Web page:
(thoughts shared at the Adhil Bakeer Markar Foundation’s Youth Dialogue)
A very good morning everyone. On behalf of the Adhil Bakeer Markar Foundation it’s an absolute privilege to be able to welcome you all to the Foundation’s inaugural event: this Youth Dialogue with His Excellency Prof. Ahmet Davutoğlu, the Former Prime Minister of Turkey who will speak to us about something extremely important to us and something that our dear friend Adhil cared so much about– the Role of Youth in Shaping Multicultural Societies.
I have a bad habit of writing word to word, speeches I’ nervous about doing and I’ve written today’s down word to word. This is possibly for two reasons, one as an International Relations graduate it’s an absolute honor to be able to welcome the Former Prime Minister and an academic like Prof. Davutoğlu but on a more personal note, it’s an absolute, absolute honor to be able to do this on behalf of this Foundation named after our dear friend Adhil.
When we were hanging out, Adhil always made the rest of us look bad. He was kind and forgiving, God-fearing and compassionate and while some of us sometimes assumed the worst in people; he always, always, gave people the benefit of the doubt. I think he understood that on a basic level, we’re all the same. We’re all human, and most of the time, we have good intentions and we’re all just doing the best we can and I think this is a skill that many of us need, especially living in society that is multicultural like ours.
Adhil was tremendously talented and accomplished so much in his twenty something years, that most people won’t in a life time. We often joked that he belonged in Parliament like our speaker this morning Prof. Davutoğlu and uncle Imitiyaz and his late grandfather Deshamanya Abdul Bakeer Markar who was a Speaker of the Parliament of Sri Lanka.
Speaking of the Parliament, one memory I have with Adhil, is when Indian Prime Minister Narenda Singh Modi was in Colombo, immediately after the Presidential Elections in 2015, Adhil got an invitation to listen to him address the Parliament and he asked if I wanted to come along. Of course I did.
You know the point in Parliament where the road splits into two and it says, Members of Parliament take the left turn and visitors take the right? I remember joking, as we did many times, that the next time we come, Adhil had to take the left turn.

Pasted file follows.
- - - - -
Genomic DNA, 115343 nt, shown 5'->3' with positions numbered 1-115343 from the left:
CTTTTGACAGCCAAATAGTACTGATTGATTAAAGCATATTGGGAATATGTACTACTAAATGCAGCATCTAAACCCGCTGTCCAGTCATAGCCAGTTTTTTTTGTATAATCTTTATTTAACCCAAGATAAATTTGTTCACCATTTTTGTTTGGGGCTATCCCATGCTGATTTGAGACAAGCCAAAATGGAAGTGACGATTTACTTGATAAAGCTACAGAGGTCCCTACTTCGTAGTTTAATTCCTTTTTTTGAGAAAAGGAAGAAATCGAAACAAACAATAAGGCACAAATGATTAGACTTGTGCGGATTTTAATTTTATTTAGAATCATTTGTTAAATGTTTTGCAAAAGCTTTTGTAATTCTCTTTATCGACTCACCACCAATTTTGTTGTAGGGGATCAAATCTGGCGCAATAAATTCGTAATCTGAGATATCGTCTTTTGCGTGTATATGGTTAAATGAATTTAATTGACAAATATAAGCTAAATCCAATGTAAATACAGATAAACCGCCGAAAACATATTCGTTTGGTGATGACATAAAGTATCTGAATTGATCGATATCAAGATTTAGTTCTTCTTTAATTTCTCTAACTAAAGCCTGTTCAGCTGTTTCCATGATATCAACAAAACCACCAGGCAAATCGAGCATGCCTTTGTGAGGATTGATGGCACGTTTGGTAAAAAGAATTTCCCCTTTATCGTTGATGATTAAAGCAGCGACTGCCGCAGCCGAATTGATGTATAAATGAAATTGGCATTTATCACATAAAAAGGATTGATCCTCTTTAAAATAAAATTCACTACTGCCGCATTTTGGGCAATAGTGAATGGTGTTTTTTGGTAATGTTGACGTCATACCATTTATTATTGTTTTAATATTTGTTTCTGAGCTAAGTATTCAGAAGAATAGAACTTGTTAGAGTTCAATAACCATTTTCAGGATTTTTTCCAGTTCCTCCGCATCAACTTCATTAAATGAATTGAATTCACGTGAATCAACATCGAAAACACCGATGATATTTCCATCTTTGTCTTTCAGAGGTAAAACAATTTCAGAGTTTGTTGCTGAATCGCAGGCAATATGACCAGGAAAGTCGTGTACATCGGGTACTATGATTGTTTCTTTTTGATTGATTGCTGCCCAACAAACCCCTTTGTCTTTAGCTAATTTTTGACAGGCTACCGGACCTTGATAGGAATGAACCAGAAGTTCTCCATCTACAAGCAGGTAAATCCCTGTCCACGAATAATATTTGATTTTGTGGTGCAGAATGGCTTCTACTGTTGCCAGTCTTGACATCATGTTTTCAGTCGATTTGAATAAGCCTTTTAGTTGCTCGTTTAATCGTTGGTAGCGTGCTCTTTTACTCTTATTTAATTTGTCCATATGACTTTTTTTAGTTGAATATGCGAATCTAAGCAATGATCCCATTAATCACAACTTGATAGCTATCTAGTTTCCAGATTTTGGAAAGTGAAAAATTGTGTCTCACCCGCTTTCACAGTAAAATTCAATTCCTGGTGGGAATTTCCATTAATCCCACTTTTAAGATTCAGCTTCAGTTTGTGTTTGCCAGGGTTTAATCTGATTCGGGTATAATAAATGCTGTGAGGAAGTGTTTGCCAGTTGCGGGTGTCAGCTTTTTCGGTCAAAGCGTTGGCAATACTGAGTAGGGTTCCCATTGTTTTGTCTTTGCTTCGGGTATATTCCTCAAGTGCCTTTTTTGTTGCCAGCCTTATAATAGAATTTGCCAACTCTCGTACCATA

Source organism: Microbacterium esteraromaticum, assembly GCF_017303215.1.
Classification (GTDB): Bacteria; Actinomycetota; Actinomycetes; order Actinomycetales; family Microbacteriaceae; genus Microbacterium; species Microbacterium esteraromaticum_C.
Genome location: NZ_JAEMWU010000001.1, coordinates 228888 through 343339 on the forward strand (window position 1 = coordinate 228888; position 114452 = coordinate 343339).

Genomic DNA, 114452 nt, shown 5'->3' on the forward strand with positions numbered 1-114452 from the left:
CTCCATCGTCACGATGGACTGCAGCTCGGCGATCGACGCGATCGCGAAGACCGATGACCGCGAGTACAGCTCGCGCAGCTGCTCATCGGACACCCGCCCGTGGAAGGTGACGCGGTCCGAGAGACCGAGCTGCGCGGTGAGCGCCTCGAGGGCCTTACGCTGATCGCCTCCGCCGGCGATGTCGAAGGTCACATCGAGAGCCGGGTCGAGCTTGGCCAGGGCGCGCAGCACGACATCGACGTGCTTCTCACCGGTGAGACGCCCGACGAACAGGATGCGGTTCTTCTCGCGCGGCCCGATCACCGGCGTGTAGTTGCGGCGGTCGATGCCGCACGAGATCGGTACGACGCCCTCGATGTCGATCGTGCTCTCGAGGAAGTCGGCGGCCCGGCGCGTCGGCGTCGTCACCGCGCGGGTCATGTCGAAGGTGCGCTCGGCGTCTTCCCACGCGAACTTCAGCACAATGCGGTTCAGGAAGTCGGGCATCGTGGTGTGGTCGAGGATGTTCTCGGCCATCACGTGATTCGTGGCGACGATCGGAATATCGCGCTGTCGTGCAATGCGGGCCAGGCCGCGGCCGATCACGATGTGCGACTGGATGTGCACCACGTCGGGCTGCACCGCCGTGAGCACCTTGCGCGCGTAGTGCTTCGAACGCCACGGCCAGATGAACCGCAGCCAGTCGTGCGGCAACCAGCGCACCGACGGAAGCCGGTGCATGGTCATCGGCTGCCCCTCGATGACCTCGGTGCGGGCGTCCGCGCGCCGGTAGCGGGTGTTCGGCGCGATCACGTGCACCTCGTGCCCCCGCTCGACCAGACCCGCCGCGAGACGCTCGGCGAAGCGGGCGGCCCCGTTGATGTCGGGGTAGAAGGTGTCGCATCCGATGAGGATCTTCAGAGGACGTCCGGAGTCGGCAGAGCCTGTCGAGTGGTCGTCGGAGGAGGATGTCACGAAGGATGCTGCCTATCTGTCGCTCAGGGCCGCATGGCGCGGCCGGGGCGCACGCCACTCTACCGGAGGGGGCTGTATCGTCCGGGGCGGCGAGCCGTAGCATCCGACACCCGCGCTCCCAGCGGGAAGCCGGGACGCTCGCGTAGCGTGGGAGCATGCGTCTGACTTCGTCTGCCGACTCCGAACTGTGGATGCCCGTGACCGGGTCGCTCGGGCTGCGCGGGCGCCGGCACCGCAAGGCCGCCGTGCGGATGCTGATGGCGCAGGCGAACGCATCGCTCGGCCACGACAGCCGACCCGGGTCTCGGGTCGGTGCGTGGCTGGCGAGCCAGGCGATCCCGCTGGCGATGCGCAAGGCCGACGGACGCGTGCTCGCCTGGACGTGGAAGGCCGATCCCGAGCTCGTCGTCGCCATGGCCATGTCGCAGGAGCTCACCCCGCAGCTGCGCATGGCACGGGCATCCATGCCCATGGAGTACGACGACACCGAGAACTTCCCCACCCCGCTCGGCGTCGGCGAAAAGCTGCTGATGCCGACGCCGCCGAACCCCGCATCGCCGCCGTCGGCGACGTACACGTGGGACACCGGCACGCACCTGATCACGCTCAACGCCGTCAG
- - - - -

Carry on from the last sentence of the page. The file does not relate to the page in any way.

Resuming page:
Of course we were joking but we all knew that Adhil was able to step into a room and attract, charm, and influence everyone around them. He had the ability make everyone else in the room feel like his best friend.
When I first met Adhil, I was a lot younger, and a lot more self-conscious, and shy and awkward and I remember, looking at Adhil across the table at different meetings and so on, and silently wondering to myself how he did. Just sit there and just be confident. And I think that’s what people call charisma.
And secondly, we also know that this country’s political establishment desperately needs people with that level of empathy, integrity and compassion that Adhil had towards just about anyone.
I do not wish to speak for any longer, but I want to end with this last thought. I read somewhere once that everyone dies twice, “Once when when you stop breathing and they bury you in the grave and the second time is the last time that somebody mentions your name. I hope this is true and if it is true, I’m so sure, that Adhil won’t die for a long, long time. And in a sense, this Foundation was formed, to make sure Adhil’s legacy is kept alive not just for us, but for our children who didn’t have the honor of meeting their Adhil uncle.
So once again, I welcome you for this event today. This is the ABM Foundation’s inaugural event and we hope that all of you will continue to work with the foundation as it begins its journey here this morning. Thank you